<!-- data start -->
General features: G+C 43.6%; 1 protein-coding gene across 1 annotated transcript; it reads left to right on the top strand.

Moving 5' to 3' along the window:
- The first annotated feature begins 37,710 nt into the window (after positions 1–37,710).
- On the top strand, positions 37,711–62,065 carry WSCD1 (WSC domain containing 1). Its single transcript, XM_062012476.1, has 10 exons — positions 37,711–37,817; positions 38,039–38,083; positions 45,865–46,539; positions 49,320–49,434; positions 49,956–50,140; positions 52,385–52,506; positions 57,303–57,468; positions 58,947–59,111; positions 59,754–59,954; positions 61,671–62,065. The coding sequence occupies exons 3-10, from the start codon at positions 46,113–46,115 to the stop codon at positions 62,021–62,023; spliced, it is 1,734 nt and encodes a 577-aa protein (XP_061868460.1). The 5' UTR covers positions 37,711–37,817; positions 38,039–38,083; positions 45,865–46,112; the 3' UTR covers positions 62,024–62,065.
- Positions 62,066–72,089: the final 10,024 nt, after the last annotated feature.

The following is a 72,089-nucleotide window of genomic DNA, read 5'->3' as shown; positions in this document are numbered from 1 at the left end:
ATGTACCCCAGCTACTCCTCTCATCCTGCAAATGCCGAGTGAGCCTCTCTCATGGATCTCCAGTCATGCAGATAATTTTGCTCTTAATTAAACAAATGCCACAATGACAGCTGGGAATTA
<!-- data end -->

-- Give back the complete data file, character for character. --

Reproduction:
General features: G+C 43.6%; 1 protein-coding gene across 1 annotated transcript; it reads left to right on the top strand.

Moving 5' to 3' along the window:
- The first annotated feature begins 37,710 nt into the window (after positions 1–37,710).
- On the top strand, positions 37,711–62,065 carry WSCD1 (WSC domain containing 1). Its single transcript, XM_062012476.1, has 10 exons — positions 37,711–37,817; positions 38,039–38,083; positions 45,865–46,539; positions 49,320–49,434; positions 49,956–50,140; positions 52,385–52,506; positions 57,303–57,468; positions 58,947–59,111; positions 59,754–59,954; positions 61,671–62,065. The coding sequence occupies exons 3-10, from the start codon at positions 46,113–46,115 to the stop codon at positions 62,021–62,023; spliced, it is 1,734 nt and encodes a 577-aa protein (XP_061868460.1). The 5' UTR covers positions 37,711–37,817; positions 38,039–38,083; positions 45,865–46,112; the 3' UTR covers positions 62,024–62,065.
- Positions 62,066–72,089: the final 10,024 nt, after the last annotated feature.

The following is a 72,089-nucleotide window of genomic DNA, read 5'->3' as shown; positions in this document are numbered from 1 at the left end:
ATGTACCCCAGCTACTCCTCTCATCCTGCAAATGCCGAGTGAGCCTCTCTCATGGATCTCCAGTCATGCAGATAATTTTGCTCTTAATTAAACAAATGCCACAATGACAGCTGGGAATTA